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Ash cloud insurance ‘does not raise new point of law’

21 April 2011

The Financial Ombudsman, Caroline Mitchell, has refused to refer a dispute over a travel insurance policy relating to last year’s volcanic ash cloud to the courts to deal with as a test case.

Ms B said her insurer refused to compensate her for delay caused by the ash cloud which spread from Iceland, on the grounds that the policy did not cover volcanic eruption.

The ombudsman said she was not convinced that the case raised an important or novel point of law.

In her decision, Mitchell said: “It seems to me that the insurer is seeking a ruling to settle issues wider than those that directly impact on policyholders.

“I am conscious that there is a wide range of parties who could have an interest in a declaration by the Commercial Court about the application and interpretation of ‘poor weather conditions’ to this and other contracts. No doubt there might be a dispute about how their interests could be protected in this process.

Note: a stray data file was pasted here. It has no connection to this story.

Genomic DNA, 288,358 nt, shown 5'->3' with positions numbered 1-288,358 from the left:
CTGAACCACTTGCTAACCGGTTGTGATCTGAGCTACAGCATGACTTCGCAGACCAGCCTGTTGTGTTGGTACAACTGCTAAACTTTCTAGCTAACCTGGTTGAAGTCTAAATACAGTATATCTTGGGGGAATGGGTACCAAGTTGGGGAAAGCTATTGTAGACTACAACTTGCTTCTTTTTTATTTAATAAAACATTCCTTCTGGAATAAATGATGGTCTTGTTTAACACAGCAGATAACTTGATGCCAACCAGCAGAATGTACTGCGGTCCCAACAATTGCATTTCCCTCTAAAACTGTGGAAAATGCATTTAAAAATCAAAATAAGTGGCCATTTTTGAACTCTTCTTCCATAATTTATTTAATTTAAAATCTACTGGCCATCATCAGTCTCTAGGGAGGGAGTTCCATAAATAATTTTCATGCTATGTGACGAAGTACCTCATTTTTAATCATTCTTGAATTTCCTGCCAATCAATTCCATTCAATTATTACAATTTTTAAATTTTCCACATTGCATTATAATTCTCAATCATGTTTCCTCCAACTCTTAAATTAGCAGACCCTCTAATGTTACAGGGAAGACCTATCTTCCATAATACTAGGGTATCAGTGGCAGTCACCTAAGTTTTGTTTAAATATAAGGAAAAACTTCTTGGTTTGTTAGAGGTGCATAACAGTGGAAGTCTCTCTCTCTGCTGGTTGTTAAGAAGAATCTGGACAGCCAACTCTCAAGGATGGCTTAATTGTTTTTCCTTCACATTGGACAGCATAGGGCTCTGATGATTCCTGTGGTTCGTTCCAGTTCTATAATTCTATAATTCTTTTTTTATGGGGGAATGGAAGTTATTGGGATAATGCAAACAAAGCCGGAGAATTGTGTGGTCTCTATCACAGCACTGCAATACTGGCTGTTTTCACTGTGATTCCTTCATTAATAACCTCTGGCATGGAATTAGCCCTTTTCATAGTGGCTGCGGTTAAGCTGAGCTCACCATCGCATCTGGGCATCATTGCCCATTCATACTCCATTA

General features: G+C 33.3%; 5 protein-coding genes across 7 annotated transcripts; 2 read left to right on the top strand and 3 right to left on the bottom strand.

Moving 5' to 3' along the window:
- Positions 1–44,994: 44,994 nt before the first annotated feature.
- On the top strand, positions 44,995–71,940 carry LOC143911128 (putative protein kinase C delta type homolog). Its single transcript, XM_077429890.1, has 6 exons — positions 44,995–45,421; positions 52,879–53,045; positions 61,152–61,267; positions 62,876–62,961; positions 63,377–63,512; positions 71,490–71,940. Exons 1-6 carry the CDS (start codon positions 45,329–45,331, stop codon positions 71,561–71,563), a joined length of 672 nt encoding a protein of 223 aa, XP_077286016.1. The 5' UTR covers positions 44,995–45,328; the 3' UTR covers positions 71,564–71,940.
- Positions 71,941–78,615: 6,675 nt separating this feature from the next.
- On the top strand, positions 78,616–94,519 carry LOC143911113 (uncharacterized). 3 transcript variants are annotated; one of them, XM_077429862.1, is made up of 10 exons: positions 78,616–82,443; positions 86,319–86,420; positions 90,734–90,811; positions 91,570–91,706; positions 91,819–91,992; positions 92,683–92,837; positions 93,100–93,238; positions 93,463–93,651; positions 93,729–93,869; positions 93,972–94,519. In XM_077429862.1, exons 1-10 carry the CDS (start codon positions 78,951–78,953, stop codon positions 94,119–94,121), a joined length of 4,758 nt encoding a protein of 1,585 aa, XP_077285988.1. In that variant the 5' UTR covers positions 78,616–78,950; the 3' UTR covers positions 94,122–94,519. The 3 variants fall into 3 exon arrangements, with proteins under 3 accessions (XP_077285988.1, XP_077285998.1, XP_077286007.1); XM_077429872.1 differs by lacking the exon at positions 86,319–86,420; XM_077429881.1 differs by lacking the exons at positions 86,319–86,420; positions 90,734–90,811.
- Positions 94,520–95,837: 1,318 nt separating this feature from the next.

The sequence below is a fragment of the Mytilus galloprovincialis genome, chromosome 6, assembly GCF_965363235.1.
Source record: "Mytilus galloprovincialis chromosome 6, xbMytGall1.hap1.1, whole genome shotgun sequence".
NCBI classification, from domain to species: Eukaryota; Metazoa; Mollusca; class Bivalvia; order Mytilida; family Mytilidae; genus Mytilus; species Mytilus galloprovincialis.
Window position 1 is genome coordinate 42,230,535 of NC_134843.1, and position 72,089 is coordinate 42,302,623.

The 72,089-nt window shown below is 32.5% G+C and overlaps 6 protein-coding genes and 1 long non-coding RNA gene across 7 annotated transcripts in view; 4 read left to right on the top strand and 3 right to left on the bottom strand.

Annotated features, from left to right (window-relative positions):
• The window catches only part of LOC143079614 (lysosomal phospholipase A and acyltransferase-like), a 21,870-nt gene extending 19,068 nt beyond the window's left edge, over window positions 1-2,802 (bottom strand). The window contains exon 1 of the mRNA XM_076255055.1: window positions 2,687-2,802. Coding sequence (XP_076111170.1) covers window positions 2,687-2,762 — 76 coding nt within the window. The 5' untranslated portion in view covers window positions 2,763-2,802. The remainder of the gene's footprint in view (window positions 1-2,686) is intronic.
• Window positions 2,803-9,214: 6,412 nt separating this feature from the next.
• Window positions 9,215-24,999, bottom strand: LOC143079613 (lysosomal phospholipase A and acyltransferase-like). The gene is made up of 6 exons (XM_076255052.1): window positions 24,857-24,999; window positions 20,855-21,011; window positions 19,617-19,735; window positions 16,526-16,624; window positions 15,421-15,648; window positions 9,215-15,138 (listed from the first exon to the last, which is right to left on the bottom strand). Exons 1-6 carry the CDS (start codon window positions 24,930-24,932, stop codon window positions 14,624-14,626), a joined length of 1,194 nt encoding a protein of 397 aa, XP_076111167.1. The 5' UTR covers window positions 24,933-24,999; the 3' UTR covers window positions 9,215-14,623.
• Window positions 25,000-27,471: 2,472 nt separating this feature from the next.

“In any event, the insurer is, in effect, expecting Ms B to bear the burden (other than the cost burden) of being the counterparty to significantly complex proceedings – championing issues that have ramifications well beyond her own case. It does not appear to me that this is a burden that Ms B should bear.

“Having carefully considered the representations of the parties and the circumstances, I do not consider that I should exercise the discretion to dismiss this case.”

Instead, Mitchell ruled that it was “fair and reasonable” for the insurer to treat the wind-borne ash cloud as poor weather conditions under Ms B’s travel policy.

The ombudsman said Ms B’s claim should succeed and the insurer pay her the benefit available under the policy plus interest at eight per cent per annum.

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Children Procedures